sheep of all kinds should have at hand
a liberal supply of clean water for
drinking purposes, says Farmer and
Stockbreeder. Some think that shee?
do not require water, but this is a
most erroneous notion. Sheep, like
most domesticated animals, require a
certain amount of liquid, and though,
in wet weather, or when on roots, etc.,
they need but very little, they even
then do better with a supply at hand.
On the other hand, when the weather
is dry, and the food containing little
or no moisture, it is imperative that a
supply should be at hand where it can
be used at will, and then no harm can
or will result. But it is necessary to
remind one that if thirsty and parched
sheep are driven to the water, in
either pond or brook, great care musti
be taken that they do not get tool
much; this danger never arises when
the sujply is always open to them, for
they will only take that which theyj
require. An important point, too, 1st
that the water should be fresh and'
sweet, not stagnant or stale, bnt the,
latter is far preferable to none. Thei
trifling cost that may be incurred i
providing the water will be found to
ba far and away paid for by the great-:
er increase in weight of the sheep, if
fattening, aiyi by their general aealti-
OsOy a Short Time Kemalns ia
so Get Them Free.
The demand for the handsome game
plaques which have been given away
to purchasers of Elastic Starch thfe
season has surpassed s.11 expectations
and has kept the manufacturers, J. C.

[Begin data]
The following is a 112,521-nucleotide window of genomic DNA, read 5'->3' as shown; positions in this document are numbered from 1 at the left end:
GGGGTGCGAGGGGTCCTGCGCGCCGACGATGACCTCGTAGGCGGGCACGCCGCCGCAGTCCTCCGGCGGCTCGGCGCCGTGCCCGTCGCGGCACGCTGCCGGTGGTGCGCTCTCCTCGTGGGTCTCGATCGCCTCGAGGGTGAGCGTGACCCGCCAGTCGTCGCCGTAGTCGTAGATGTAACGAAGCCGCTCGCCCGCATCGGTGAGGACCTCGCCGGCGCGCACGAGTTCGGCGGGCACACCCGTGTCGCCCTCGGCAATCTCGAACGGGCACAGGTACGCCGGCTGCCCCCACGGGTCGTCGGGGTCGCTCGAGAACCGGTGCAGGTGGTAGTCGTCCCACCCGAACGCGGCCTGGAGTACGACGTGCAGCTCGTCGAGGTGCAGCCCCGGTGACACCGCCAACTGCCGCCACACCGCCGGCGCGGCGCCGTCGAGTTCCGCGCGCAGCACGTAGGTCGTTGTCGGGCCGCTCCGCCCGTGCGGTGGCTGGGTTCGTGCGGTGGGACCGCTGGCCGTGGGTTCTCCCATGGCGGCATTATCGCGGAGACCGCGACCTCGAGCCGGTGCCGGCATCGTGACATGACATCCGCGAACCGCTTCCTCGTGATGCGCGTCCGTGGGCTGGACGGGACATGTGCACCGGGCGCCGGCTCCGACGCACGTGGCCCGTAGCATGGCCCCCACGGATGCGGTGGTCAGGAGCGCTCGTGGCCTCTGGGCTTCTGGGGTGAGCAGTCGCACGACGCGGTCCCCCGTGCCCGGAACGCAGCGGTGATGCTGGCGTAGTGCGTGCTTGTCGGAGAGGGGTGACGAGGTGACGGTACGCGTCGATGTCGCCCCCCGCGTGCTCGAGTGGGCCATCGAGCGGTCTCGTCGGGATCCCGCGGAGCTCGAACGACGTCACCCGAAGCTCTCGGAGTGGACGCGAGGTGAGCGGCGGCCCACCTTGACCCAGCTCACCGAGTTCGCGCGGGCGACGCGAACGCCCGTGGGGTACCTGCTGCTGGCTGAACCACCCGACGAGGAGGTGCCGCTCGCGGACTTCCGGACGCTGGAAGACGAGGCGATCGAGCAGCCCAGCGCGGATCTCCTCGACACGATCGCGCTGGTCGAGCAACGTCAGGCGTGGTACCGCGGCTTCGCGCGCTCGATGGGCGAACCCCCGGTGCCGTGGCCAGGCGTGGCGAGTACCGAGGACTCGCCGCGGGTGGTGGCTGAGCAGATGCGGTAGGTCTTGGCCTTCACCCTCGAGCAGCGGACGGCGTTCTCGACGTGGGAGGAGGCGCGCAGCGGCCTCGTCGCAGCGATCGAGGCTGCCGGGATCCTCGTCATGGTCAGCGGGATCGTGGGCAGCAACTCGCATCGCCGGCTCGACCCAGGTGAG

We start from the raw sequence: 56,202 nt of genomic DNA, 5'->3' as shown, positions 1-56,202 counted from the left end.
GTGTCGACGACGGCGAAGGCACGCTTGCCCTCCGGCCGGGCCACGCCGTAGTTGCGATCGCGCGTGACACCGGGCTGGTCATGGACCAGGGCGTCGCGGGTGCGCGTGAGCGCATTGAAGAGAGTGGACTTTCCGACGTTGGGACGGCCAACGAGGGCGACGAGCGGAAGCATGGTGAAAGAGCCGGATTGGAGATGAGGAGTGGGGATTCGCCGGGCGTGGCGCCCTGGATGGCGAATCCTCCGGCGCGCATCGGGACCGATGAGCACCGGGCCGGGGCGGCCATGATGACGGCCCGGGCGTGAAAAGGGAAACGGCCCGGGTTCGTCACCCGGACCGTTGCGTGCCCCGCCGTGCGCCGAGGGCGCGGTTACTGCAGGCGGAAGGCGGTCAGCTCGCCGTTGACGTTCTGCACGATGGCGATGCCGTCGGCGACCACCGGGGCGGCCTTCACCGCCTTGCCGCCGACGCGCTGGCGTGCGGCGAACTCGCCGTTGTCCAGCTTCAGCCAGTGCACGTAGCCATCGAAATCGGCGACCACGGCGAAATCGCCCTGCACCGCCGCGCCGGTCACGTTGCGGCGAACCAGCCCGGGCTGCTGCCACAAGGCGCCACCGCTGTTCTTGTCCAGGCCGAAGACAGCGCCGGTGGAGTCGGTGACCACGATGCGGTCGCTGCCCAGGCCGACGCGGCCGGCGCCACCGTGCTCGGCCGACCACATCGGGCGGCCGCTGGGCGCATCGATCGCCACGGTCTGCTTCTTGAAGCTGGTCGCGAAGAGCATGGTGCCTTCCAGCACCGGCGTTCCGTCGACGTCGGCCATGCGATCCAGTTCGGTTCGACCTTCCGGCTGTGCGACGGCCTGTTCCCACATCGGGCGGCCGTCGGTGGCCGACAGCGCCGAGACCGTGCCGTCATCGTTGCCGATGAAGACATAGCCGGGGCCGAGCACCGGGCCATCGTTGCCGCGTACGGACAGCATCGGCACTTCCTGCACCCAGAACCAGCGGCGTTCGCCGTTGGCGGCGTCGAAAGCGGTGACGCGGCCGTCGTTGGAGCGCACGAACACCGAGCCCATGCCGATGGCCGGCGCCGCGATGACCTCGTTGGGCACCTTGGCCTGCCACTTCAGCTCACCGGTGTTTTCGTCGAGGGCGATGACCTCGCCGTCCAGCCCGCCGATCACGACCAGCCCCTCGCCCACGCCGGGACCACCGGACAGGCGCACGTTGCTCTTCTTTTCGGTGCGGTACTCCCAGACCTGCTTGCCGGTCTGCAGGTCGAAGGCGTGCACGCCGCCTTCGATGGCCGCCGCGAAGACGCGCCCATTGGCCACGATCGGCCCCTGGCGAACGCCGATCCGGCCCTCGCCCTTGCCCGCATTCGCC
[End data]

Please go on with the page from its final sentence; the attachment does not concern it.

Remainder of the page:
Hubinger Bros. Co., busier than at any
time in the history of their business.
Their offer to give these handsome
plaques away to their customers will
remain open only a short time Ionzar.
and those who have not already availed
themselves of this opportunity should
go so at once.
Tnf ffT TTO'i-nc. lino owl"
thing as handsome in this line been
seen. The subjects represented by
these plaques are American wild ducks,
American pheasants, American quail
and English snipe. They are hand
some paintings and are especially de
signed for hanging on dining room
walls, though their richness and beau
ty entitles them to a place in the par
lor of any home.
Only until October 10 do Messrs. J.
C. Hubinger Bros. Co. propose to dis
tribute these plaques free to their cus
tomers. Every purchaser of three ten
cent packages of Elastic Starch, flat
iron brand, manufactured by J. c. Hu
binger Bros." Co., is entitled to receive
one of these handsome plaques free
from their grocer. Old and new cus
tomers alike are entitled to the bene
fits of this offer. These plaques will
not be sent through the mail, the only
way to obtain them being from your
grocer. Every grocery store in the
country has Elastic Starch for sale.